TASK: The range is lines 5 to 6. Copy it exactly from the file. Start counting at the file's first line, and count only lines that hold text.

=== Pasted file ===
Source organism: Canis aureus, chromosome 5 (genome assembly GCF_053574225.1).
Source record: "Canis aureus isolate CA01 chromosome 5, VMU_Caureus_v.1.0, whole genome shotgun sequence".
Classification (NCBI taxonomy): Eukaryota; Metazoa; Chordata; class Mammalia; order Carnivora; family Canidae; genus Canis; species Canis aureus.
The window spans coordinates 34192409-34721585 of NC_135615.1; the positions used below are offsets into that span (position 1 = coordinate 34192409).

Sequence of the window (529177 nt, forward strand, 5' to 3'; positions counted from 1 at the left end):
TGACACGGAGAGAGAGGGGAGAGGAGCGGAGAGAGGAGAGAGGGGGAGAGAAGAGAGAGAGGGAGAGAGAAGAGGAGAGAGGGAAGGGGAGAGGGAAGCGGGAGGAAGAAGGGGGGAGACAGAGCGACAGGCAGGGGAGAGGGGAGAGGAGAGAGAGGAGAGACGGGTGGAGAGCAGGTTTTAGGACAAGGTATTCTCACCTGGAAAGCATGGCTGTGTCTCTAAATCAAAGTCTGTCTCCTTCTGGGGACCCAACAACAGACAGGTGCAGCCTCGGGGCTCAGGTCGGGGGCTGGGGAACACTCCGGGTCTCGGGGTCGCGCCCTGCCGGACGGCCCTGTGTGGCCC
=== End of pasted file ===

Sequence of the window (529177 nt, forward strand, 5' to 3'; positions counted from 1 at the left end):
TGACACGGAGAGAGAGGGGAGAGGAGCGGAGAGAGGAGAGAGGGGGAGAGAAGAGAGAGAGGGAGAGAGAAGAGGAGAGAGGGAAGGGGAGAGGGAAGCGGGAGGAAGAAGGGGGGAGACAGAGCGACAGGCAGGGGAGAGGGGAGAGGAGAGAGAGGAGAGACGGGTGGAGAGCAGGTTTTAGGACAAGGTATTCTCACCTGGAAAGCATGGCTGTGTCTCTAAATCAAAGTCTGTCTCCTTCTGGGGACCCAACAACAGACAGGTGCAGCCTCGGGGCTCAGGTCGGGGGCTGGGGAACACTCCGGGTCTCGGGGTCGCGCCCTGCCGGACGGCCCTGTGTGGCCC